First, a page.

4. A Wall Street Journal story about an estimated "subsidy" of $1.46 per Amazon box delivered by the U.S. Postal Service brings up the common conservative lament about the government "picking winners and losers" when it meddles in the economy: I do not know which stores in my neighborhood will be gone five years from now, but I am certain my household will continue to receive numerous boxes from Amazon. I also believe that society would be better off if competing retailers, online or brick-and-mortar, continue to thrive. Congress should demand the enforcement of the Postal Accountability and Enhancement Act, and the Postal Service needs to stop picking winners and losers in the retail world. The federal government has had its thumb on the competitive scale for far too long. [bold added]I agree that the government should stop "picking winners and losers," but simply enforcing a rule about the operation of an agency that shouldn't even exist isn't the way to do this. Why? Because anything the government does outside its proper purpose of protecting individual rights constitutes "picking winners and losers." When the government, in violation of the right to contract, establishes a monopoly in some enterprise, the principle that adults should be free to exercise their best judgment loses. Consequently, those who might innovate in that industry are impeded or thwarted along with their potential customers -- and those who fear competition on merit win. When government subsidizes an enterprise (like the post office), it compounds the same sins with theft at the expense of the productive -- leaving the unproductive as winners. Do note that, due to the nature of principles, there are always more losers than meet the eye (and, thanks to precedent and the fact that controls breed controls, vast potential for more losers). This pool of losers often includes the "winners," whose gains may be illusory and, in any event, are not protected by the now-violated principles. Furthermore, any material gains are wholly dependent on the continued prosperity of those now hobbled by legal parasitism. For example, I can't help but wonder, in this story, about whether this "gift card from Uncle Sam" even begins to make up for all the taxes Amazon, the "winner" in this story, is paying. (Clearly, if the author gets his wish, even that wouldn't be for long.) It does not matter whether Amazon lobbied in some way to continue getting this "gift card" or it is simply taking advantage of a dumb state of affairs not of its own making: Anyone truly serious about the government getting out of the business of "picking winners and losers" should question the whole premise of the government entanglement with the economy. The problem isn't that (at worst) a company that would get along fine without a "subsidy" is getting one, it's that we are being ordered around, and having our pockets picked for the privilege. Those subsidies come from somewhere, and, since money doesn't grow on trees, that means they come from someone. I'd happily pay a little more for the convenience of shopping at Amazon, but I suspect that shipping might actually be a lot cheaper without (for example) the government forcing us to support the Post Office or strangling new technologies, such as commercial drones, with the uncertainty of bureaucratic regulatory whim. -- CAV P.S.: For yet another equally ridiculous conservative effort to "level the playing field", please refer to my old column on "efairness". Oddly enough, Amazon is the persecuted minority there, too. Link to Original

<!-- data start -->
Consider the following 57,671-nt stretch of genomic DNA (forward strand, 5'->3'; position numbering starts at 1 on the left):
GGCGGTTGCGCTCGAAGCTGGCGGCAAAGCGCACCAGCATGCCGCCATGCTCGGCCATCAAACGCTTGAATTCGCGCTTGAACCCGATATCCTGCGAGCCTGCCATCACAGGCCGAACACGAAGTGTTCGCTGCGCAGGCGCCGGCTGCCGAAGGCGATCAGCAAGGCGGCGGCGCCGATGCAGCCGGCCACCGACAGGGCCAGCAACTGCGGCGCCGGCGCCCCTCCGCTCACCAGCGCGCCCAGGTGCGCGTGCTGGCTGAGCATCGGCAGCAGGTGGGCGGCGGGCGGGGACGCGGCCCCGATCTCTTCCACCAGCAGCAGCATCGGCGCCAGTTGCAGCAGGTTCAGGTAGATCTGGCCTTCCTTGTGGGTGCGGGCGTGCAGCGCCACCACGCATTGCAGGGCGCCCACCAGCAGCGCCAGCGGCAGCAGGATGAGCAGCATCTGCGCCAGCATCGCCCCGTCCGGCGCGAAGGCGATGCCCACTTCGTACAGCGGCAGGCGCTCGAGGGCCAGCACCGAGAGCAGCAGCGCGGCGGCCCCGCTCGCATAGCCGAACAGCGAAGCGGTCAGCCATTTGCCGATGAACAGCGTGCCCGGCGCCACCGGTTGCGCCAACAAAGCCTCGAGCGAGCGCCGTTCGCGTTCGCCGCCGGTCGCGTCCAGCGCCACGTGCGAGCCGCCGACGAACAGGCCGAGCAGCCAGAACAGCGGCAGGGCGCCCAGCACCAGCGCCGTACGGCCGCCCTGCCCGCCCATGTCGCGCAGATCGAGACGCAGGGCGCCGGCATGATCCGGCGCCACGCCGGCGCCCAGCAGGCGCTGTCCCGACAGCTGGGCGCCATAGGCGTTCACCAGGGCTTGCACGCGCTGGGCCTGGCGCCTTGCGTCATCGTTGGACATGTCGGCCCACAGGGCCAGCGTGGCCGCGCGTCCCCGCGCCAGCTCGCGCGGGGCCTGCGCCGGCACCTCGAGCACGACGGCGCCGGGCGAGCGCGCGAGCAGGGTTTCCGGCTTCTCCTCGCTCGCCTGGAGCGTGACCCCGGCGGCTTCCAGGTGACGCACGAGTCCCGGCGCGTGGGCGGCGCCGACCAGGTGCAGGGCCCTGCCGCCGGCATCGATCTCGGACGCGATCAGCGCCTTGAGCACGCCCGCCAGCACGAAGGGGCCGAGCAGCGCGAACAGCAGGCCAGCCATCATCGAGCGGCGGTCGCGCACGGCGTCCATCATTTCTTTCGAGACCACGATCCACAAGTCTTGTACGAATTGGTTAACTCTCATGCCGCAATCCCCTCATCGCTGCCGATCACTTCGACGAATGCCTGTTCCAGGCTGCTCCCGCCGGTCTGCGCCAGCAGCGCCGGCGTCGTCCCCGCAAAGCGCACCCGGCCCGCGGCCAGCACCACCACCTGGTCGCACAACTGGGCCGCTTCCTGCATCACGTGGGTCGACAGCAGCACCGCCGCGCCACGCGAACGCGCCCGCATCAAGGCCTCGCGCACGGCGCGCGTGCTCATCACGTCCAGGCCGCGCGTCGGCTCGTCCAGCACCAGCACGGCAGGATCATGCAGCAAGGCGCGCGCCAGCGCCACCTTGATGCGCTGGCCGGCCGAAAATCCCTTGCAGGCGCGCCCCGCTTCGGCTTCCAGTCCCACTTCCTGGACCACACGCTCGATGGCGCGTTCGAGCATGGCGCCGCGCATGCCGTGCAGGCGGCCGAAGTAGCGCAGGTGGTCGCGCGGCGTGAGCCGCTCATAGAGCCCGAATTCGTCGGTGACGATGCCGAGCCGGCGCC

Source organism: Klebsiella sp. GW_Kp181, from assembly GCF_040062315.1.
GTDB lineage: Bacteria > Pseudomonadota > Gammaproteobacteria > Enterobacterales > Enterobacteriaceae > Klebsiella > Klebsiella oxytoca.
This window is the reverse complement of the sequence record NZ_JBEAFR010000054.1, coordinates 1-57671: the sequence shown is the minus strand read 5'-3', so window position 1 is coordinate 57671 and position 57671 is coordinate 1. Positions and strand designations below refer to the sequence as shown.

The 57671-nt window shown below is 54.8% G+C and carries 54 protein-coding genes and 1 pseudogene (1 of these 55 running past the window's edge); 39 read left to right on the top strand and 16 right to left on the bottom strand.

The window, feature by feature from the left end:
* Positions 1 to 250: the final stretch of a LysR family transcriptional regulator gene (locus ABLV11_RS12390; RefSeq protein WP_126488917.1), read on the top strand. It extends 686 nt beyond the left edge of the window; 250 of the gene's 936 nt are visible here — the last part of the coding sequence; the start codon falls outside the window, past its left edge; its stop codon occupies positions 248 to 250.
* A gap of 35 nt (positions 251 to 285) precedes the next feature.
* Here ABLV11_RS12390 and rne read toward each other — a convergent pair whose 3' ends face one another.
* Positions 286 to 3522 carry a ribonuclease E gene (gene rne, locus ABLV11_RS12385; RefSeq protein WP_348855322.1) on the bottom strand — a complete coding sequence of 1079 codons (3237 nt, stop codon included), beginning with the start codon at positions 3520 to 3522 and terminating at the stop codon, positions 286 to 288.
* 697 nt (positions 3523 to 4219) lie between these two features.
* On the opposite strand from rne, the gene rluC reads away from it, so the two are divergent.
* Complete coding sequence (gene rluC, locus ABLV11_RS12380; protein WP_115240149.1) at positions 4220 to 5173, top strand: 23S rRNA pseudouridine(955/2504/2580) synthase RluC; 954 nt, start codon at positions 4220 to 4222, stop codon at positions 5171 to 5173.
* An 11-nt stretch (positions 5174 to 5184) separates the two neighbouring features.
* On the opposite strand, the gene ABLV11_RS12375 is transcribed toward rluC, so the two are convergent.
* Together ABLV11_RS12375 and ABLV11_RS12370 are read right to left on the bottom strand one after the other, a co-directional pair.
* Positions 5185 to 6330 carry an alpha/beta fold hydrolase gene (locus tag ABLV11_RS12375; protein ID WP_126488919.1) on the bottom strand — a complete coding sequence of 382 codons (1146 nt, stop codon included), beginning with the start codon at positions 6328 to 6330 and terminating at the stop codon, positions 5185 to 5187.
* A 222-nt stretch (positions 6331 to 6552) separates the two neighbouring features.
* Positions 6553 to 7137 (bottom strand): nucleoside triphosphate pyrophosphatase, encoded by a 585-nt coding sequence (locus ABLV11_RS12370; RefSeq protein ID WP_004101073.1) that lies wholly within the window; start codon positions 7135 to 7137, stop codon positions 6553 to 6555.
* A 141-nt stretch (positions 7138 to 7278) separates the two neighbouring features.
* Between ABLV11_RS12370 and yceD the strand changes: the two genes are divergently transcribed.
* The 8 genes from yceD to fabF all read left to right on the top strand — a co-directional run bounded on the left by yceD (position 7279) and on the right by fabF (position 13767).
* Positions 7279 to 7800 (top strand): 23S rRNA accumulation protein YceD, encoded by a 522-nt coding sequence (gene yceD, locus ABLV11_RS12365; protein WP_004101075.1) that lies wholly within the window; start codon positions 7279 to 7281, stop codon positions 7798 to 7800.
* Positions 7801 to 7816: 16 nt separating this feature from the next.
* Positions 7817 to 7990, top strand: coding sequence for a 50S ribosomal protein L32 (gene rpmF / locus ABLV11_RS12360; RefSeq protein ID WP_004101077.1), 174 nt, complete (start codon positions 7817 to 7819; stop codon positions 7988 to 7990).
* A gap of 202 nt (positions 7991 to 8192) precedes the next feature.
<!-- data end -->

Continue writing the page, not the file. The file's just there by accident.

5. In a book review of Russell Redenbaugh's Shift the Narrative, John Tamny notes that its author, blinded during high school, might not have had much of a chance to prosper had the Americans with Disabilities Act been law shortly after his graduation: arriers to Redenbaugh's self-reliant, working narrative continued to reveal themselves. While his fellow classmates were inundated with suitors during year two, Redenbaugh "had forty-nine job interviews and not a single offer." Finally Cooke & Bieler, a then small investment counseling firm in Philadelphia made him a Wharton-style hard pitch: they offered him a job while telling Redenbaugh that "if it doesn't work you'll have to leave." By the 1970s, Wharton's first blind MBA was the firm's chief investment officer, partner, and its biggest revenue producer. Interesting here is that Redenbaugh notes how the 1990 Americans with Disabilities Act (ADA) would have rendered illegal Cooke & Bieler's conditional offer. Despite that, he laments the ADA's passage. Redenbaugh believes a principal driver of rising unemployment for the disabled springs from firms being reluctant to take risks on them in the first place. It's difficult to hire those whom it's similarly difficult to fire. Like countless unskilled workers who are willing to compete on price and are shut out of the labor market by minimum wage laws, disabled Americans (and their potential employers) are being robbed of opportunity by being legally barred from making themselves more competitive. That the government feels the need to stick its nose into any contractual agreement between consenting adults (that doesn't violate individual rights) is bad enough. The fact that it does so in the name of "helping" someone with a disadvantage -- and makes things worse than they already are -- is an outrage. -- CAV P.S. In the name of even-handedness, I must acknowledge the following:[T]he architectural standardization brought on by ADA requirements, he mentioned, which tend to put things like door handles (easier to manipulate than knobs) in rote places, were a boon for unauthorized entry. So, to be fair, the ADA actually does create opportunities for some people. Link to Original